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Critical race theory summed up in two sentences: OJ Simpson “k!lled two people in cold blood” “His acquittal for murd3r was the correct and necessary result of a racist criminal legal system”

What do you think?

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ToS
ToS
1 month ago

So many, like OJ (I could name hundreds if not thousands) will come to find out that justice in this world would have been an easier go. Justice in the next world, where there is nowhere to run or hide, will be a different matter. It may sound harsh but essentially, God has perfect judgement and the people, as they leave this earthly plane, will realize if they had only come clean and told the truth in this life and asked for forgiveness, if would have been so much better for them in the hereafter.

OJ is finding all this out now . . .

Michele
Michele
1 month ago

I watched a documentary with independent investigators who concluded that it was likely OJ’s son who killed his mother and her boyfriend. The son had previous history of flying into violent rages and was on and off psychotropic drugs at the time.

Wowjustwow
Wowjustwow
1 month ago
Reply to  Michele

That would make sense. If he didn’t do it I always knew OJ was involved somehow

ibelieve
ibelieve
1 month ago

was OJ in The Naked Gun before or after the murder?

CJ Flintstone
CJ Flintstone
1 month ago
Reply to  ibelieve

Before

Wowjustwow
Wowjustwow
1 month ago

I don’t claim these retards

M313X
M313X
1 month ago

This quote is a rash or extremest statement against strict, classical liberalism. However, it’s important to understand the more thoughtful idea behind it: By strictly legislating justice only for individuals, as classical liberalism insists, justice for non-incorporated groups, e.g., races and genders, will be, at best, slow in coming, or at worst, absent. In my opinion, a better way of making adjustments for the failings of classical liberalism is to make extra compensations at the level of child development, e.g., state funding for child-care for children of black working parents, enhanced preschools, kindergartens, and grade schools for black children. Pay the employees well so these positions will attract the best.

Here’s an excerpt from p. 23 the transcript of the lecture, A Second-Best Morality, by the late philosophy professor at Temple University, Joseph Margolis. He pits classical liberalism against democracy because, I think, the demos value not only individuals but groups as well. (The title comes from Plato’s idea that the best (political) state cannot match any individual’s idea of best, so the best state is one where everyone accepts a second-best state.)

“Let me suggest, in order to fix our bearings, the beginnings of a plausible argument against the current American liberal vision of political morality. I have already hinted at it. Recently, favorable affirmative action policies for admitting minority candidates to graduate and professional schools have been formally reversed in California and Texas. This has resulted in a precipitate drop in the number of potential minority physicians and lawyers at a time when minority populations are growing at an accelerated rate. The enrollment of black and Hispanic candidates is practically down to zero in certain important schools.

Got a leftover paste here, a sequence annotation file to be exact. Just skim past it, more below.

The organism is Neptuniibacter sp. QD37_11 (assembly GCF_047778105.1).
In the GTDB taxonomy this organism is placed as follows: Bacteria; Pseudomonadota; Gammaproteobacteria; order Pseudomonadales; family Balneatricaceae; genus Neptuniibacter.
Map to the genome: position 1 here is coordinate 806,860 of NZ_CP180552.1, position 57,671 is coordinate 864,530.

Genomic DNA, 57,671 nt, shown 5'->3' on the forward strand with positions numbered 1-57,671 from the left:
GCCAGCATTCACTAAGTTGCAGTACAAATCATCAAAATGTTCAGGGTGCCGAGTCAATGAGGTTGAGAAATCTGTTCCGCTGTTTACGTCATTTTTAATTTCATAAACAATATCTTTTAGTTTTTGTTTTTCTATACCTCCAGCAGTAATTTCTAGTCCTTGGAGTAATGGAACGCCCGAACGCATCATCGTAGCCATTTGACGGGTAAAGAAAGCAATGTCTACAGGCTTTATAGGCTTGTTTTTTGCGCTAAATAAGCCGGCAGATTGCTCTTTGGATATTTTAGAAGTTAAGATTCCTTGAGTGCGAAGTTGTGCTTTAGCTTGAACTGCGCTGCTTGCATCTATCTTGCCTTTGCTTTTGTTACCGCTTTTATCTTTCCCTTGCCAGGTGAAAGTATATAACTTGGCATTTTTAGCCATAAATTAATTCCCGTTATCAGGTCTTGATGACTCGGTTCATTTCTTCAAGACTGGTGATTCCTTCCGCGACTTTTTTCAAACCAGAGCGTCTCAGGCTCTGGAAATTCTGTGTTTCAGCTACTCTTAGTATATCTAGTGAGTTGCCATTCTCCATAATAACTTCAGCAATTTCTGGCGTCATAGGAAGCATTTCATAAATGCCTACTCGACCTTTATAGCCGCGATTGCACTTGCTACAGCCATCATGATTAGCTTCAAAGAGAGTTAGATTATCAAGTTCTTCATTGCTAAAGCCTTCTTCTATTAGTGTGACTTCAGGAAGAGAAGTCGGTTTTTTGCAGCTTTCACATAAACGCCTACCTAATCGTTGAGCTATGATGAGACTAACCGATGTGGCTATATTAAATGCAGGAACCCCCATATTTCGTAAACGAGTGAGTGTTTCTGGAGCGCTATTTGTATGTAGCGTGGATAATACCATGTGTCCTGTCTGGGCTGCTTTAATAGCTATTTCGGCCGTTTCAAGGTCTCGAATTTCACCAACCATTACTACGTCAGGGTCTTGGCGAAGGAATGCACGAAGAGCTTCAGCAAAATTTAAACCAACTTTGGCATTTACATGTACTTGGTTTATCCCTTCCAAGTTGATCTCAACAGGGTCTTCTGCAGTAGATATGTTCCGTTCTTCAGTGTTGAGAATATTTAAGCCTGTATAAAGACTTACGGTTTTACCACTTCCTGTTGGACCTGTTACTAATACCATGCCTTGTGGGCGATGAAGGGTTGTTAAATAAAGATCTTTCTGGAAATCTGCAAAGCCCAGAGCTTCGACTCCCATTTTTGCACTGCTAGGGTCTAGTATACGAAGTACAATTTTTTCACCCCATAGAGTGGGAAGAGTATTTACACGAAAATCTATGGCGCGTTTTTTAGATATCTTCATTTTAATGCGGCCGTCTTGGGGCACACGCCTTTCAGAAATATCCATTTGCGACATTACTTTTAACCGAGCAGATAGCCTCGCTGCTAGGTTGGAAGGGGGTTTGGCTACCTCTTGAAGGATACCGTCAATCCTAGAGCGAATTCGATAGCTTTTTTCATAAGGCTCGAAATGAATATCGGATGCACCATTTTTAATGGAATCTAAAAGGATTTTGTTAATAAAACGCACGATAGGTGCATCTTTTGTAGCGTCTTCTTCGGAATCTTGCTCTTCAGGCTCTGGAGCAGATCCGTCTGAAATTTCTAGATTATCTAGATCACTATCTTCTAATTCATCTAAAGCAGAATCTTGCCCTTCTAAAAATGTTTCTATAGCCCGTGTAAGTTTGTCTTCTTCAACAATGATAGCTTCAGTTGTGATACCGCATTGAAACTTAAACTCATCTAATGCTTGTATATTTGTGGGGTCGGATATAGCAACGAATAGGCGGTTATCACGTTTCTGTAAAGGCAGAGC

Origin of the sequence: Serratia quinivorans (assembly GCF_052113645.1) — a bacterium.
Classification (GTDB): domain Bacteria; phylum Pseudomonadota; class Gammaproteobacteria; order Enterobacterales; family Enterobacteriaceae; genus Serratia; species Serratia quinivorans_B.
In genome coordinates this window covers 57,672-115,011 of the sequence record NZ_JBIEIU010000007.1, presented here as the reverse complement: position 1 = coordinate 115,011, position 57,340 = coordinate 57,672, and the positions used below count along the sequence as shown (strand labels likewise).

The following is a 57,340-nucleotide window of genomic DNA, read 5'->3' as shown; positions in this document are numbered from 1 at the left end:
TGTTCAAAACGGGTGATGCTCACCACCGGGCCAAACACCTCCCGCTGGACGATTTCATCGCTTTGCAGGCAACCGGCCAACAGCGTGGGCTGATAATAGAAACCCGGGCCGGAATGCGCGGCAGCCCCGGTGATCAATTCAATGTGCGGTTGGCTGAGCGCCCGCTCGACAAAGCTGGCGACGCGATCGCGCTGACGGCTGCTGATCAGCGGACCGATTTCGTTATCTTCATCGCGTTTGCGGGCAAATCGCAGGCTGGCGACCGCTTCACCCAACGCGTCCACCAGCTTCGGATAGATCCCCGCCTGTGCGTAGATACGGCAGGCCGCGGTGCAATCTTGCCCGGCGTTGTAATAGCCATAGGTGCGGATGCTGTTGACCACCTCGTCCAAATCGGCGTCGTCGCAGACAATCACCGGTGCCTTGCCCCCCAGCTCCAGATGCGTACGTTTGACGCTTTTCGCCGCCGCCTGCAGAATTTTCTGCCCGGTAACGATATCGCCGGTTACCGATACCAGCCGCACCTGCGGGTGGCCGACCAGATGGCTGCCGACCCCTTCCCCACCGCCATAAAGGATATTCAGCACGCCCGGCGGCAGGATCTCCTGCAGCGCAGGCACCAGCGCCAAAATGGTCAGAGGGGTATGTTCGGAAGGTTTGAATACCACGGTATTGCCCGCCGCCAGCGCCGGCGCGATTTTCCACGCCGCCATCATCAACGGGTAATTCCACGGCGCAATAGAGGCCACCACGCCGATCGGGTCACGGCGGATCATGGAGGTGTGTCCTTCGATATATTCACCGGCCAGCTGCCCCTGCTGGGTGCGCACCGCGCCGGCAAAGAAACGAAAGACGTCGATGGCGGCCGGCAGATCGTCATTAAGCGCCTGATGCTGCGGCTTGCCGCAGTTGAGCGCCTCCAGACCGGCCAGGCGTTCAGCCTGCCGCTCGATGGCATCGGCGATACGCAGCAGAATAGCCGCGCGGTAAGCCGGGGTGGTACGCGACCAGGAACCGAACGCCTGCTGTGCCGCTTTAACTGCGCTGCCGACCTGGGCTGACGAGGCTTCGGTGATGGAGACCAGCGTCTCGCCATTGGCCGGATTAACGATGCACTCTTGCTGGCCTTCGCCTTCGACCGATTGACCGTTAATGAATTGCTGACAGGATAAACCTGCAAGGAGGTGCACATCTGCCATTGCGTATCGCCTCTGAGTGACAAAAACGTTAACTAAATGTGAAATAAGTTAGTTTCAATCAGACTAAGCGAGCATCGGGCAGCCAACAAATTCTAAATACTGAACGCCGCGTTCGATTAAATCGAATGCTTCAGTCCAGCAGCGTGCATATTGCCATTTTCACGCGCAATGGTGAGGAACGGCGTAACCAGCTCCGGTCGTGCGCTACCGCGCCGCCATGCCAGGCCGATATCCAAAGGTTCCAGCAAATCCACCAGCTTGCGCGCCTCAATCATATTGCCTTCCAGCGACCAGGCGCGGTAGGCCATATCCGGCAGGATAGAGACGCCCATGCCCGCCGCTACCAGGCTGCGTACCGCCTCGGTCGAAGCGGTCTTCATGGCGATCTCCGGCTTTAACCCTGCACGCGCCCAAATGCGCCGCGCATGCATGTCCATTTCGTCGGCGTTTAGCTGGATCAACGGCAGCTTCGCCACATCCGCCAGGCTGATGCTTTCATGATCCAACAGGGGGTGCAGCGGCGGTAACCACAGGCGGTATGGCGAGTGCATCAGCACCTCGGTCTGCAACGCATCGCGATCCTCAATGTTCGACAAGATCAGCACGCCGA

“The argument against affirmative action takes a classic liberal form: race and ethnicity, it is said, are not relevant at all to the objective assessment of professional promise; every would-be candidate must count for one, and racial considerations must be unconditionally refused, in spite of the fact that those same considerations have already played a very large role in the history of racial injustice.

“You see the paradox: liberalism insists that every claim of fundamental right must confine itself to what is formally universalizable in terms only of the liberal conception of human reason or autonomy; hence, that the natural rights doctrine applies strictly, in ahistorical terms, to all historical situations. But justice itself—construed democratically, not in the liberal sense—cannot be discerned apart from local histories of injustice. Strict liberalism, which ignores (which must ignore) history, since to consider history is to depart from the formal neutrality of species-specific equality—must preclude all reference to collective (afortiori, historical) injustice. But, of course, ‘affirmative action’ explicitly addresses lapses of justice in the democratic sense. It is not a ‘liberal’ notion at all!

“If you see that, you see at a stroke why a second-best ‘liberal democracy’ would have to yield against its original liberal principles. Every perceived injustice involving race and ethnicity and sexual identity cannot fail to pit liberalism against democracy. Hence, liberalism cannot be expected to accommodate the emerging threats of both infra-species-wide and inter-societal injustice. There you have the essential challenge posed by multiculturalism and the global economy of the next century. A second-best morality urges that we yield, locally, on the inflexibility of liberal principles. In any case, the argument is an example of how we might legitimate a change in a mode of legitimation already entrenched in a lebensformlich way.“

Last edited 1 month ago by M313X
Sherry
Sherry
1 month ago

I agree with most of what they said tho.